160. The proper size of pipe is one which will furnish a sufficient amount of steam without undue fall of pressure, and at the same time will not present an unnecessary amount of surface of condensation.

It is found in practice, when steam having a pressure less than 5 pounds, by the gauge, is employed, that the proper sizes for branches to radiators are about as follows:

One-Pipe System.

 Heating Surface of Radiators. Diameter of Pipe. 24 square feet or less............... 1 in. Above 24, not exceeding 60 square feet...... 1 1/4 in. Above 60, not exceeding 100 square feet...... 1 1/2 in. Above 100 square feet............... 2 in.

Two-Pipe System.

 Heating Surface of Radiators. Steam. 48 square feet or less........... 1 in. 3¥ in. Above 48, not exceeding 96 square feet... 1 1/4 in. 1 in. Above 96 square feet........... 1 1/2 in. 1 1/4 in.

161. The preceding data apply to direct radiators; when indirect radiators, which condense more steam per square foot, are used, the area of the pipes should be increased to about as follows:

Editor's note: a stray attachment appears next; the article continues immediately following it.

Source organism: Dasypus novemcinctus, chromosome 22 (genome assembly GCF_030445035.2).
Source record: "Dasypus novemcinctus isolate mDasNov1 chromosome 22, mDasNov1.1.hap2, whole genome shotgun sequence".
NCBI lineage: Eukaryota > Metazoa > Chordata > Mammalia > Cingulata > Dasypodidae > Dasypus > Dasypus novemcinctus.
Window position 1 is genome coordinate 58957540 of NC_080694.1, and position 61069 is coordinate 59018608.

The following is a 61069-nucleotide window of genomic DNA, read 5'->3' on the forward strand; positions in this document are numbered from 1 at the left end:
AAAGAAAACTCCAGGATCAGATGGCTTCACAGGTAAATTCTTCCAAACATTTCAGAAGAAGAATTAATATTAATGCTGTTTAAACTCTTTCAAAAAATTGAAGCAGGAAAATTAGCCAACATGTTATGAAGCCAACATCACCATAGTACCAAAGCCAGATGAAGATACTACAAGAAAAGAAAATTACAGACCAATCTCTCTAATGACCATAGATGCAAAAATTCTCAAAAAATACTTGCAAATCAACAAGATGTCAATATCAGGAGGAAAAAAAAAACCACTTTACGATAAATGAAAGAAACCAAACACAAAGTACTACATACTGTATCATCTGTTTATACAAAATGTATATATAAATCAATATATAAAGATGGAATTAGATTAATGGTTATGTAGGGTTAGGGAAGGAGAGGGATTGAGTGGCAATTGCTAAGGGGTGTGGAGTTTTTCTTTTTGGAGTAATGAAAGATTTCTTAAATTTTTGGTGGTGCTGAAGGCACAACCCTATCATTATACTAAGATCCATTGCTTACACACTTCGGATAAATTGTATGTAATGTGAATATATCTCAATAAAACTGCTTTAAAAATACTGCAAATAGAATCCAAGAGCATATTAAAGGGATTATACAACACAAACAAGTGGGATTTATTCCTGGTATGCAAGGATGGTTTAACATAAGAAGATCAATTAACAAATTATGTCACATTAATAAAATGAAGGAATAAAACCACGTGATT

Heating Surface of Indirect Radiators. Steam. Return. 30 Square feet or less ............................... 1 in. 3/4 in. From 30 to 50 square feet....... 1 1/4 in. 1 in. From 50 to 100 square feet...:... 1 1/2 in. 1 1/4 in. From 100 to 160 square feet....... 2 in. 1 1/2 in.

162. The size of steam mains, or principal risers, may be computed by the following rule:

## Rule Lo

Divide the amount of direct heating surface in square feet by 100; divide the quotient by .7854. and extract the square root of the quotient thus obtained; the result will be the diameter of the pipe in inches.

## Example

What should be the diameter of a main steam pipe to supply direct radiators having a total heating surface of 3,800 square feet?

Solution.

.7854 = 6.9 inches; in practice a 7-inch pipe would be used.

163. To find the amount of radiator surface which may be properly supplied by any given size of pipe, the reverse process should be followed:

## Rule 11

Multipy the square of the diameter of the pipe in inches by .7854; then multiply the result by 100; the result is the total amount of heating surface, in square feet, which the pipe will supply.

## Example

What amount of direct heating surface may be supplied by a steam pipe 7 inches in diameter?

## Solution

72 X .7854 X 100 = 3,848 square feet, nearly. Ans.